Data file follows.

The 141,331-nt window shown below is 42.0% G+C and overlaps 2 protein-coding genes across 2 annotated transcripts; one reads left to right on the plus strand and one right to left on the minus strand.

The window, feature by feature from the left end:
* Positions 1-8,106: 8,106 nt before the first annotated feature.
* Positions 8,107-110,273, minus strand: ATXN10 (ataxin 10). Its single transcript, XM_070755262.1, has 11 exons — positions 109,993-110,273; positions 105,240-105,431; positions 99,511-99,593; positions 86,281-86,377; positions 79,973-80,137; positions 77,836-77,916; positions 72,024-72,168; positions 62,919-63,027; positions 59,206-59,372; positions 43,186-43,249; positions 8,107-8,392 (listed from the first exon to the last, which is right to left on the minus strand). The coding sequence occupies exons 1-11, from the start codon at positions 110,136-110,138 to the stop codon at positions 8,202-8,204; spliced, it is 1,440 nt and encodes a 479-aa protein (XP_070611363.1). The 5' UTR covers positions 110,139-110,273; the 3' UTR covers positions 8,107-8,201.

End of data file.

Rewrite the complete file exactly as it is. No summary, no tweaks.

The 141,331-nt window shown below is 42.0% G+C and overlaps 2 protein-coding genes across 2 annotated transcripts; one reads left to right on the plus strand and one right to left on the minus strand.

The window, feature by feature from the left end:
* Positions 1-8,106: 8,106 nt before the first annotated feature.
* Positions 8,107-110,273, minus strand: ATXN10 (ataxin 10). Its single transcript, XM_070755262.1, has 11 exons — positions 109,993-110,273; positions 105,240-105,431; positions 99,511-99,593; positions 86,281-86,377; positions 79,973-80,137; positions 77,836-77,916; positions 72,024-72,168; positions 62,919-63,027; positions 59,206-59,372; positions 43,186-43,249; positions 8,107-8,392 (listed from the first exon to the last, which is right to left on the minus strand). The coding sequence occupies exons 1-11, from the start codon at positions 110,136-110,138 to the stop codon at positions 8,202-8,204; spliced, it is 1,440 nt and encodes a 479-aa protein (XP_070611363.1). The 5' UTR covers positions 110,139-110,273; the 3' UTR covers positions 8,107-8,201.